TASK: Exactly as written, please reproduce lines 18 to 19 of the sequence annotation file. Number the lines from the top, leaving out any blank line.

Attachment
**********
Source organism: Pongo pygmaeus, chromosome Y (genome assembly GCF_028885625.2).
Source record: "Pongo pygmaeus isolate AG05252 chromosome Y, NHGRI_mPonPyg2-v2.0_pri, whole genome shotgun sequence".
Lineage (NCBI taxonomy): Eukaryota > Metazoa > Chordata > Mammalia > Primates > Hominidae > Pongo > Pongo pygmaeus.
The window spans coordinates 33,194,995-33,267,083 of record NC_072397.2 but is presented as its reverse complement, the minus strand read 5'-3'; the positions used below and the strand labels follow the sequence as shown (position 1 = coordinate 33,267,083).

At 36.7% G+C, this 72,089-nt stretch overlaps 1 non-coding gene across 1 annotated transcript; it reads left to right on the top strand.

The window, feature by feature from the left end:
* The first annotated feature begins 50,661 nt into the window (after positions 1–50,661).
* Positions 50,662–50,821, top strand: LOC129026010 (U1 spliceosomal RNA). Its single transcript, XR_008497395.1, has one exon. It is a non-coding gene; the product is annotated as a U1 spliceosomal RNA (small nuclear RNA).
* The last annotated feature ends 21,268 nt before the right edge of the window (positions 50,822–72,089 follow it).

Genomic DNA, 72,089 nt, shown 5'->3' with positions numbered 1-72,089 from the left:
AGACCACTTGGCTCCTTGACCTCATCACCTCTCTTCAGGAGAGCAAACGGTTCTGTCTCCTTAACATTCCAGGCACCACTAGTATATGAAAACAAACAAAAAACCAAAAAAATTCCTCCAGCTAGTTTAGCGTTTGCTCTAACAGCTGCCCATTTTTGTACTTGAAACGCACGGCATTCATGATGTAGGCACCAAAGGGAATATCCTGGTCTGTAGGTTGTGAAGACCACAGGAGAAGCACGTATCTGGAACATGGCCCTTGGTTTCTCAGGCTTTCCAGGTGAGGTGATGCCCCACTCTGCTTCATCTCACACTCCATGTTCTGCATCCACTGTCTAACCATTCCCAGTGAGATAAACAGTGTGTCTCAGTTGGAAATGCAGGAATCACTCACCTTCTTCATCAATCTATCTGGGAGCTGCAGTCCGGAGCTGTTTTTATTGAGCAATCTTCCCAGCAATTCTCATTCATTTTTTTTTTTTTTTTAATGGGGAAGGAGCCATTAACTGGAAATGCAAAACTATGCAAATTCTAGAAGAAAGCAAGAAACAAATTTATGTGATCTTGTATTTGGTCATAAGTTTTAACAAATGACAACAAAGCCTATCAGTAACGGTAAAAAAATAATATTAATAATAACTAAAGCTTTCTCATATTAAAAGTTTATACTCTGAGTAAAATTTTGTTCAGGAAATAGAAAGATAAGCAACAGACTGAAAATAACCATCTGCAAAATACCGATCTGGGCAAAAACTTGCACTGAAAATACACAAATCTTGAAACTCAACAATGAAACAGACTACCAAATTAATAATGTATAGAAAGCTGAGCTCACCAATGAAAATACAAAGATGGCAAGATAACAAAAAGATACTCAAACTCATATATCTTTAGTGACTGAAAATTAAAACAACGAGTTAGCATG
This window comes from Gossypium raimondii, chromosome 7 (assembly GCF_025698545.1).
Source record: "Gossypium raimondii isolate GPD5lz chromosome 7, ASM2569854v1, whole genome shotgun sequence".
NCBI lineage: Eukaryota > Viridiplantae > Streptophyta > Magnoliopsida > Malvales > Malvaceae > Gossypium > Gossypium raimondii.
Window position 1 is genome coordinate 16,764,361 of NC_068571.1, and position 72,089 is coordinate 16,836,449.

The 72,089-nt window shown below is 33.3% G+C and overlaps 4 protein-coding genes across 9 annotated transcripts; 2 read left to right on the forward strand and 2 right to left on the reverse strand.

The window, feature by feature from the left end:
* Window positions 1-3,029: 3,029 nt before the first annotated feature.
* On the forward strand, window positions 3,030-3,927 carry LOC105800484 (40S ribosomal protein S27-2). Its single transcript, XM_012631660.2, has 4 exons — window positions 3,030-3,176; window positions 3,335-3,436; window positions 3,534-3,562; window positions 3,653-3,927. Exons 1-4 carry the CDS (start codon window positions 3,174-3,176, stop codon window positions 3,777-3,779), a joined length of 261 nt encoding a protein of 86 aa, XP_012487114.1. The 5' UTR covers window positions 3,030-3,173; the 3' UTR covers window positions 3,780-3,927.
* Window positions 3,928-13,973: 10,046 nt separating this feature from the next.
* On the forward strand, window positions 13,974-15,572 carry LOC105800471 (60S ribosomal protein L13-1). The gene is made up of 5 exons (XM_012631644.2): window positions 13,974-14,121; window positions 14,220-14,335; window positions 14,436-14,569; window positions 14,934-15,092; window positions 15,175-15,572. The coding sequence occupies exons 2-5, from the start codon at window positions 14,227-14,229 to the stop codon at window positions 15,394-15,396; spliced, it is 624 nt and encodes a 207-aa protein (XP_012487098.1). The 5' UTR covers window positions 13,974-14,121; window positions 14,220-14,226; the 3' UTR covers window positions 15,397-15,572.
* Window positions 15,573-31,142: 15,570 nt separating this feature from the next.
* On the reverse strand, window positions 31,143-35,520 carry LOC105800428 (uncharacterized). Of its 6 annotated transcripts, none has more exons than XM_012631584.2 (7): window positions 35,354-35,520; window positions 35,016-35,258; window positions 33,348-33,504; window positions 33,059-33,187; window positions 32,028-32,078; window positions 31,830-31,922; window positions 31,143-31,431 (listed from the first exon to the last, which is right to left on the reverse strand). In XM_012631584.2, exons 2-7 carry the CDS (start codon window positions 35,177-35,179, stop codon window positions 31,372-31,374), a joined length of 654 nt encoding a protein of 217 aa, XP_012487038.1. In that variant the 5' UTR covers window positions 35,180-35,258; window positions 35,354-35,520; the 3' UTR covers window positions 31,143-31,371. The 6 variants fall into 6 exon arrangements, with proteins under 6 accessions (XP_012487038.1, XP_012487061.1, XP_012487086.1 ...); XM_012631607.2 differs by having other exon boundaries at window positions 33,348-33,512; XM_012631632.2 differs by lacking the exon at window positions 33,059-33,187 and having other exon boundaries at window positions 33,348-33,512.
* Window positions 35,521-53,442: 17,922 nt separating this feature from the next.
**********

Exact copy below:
* Window positions 1-3,029: 3,029 nt before the first annotated feature.
* On the forward strand, window positions 3,030-3,927 carry LOC105800484 (40S ribosomal protein S27-2). Its single transcript, XM_012631660.2, has 4 exons — window positions 3,030-3,176; window positions 3,335-3,436; window positions 3,534-3,562; window positions 3,653-3,927. Exons 1-4 carry the CDS (start codon window positions 3,174-3,176, stop codon window positions 3,777-3,779), a joined length of 261 nt encoding a protein of 86 aa, XP_012487114.1. The 5' UTR covers window positions 3,030-3,173; the 3' UTR covers window positions 3,780-3,927.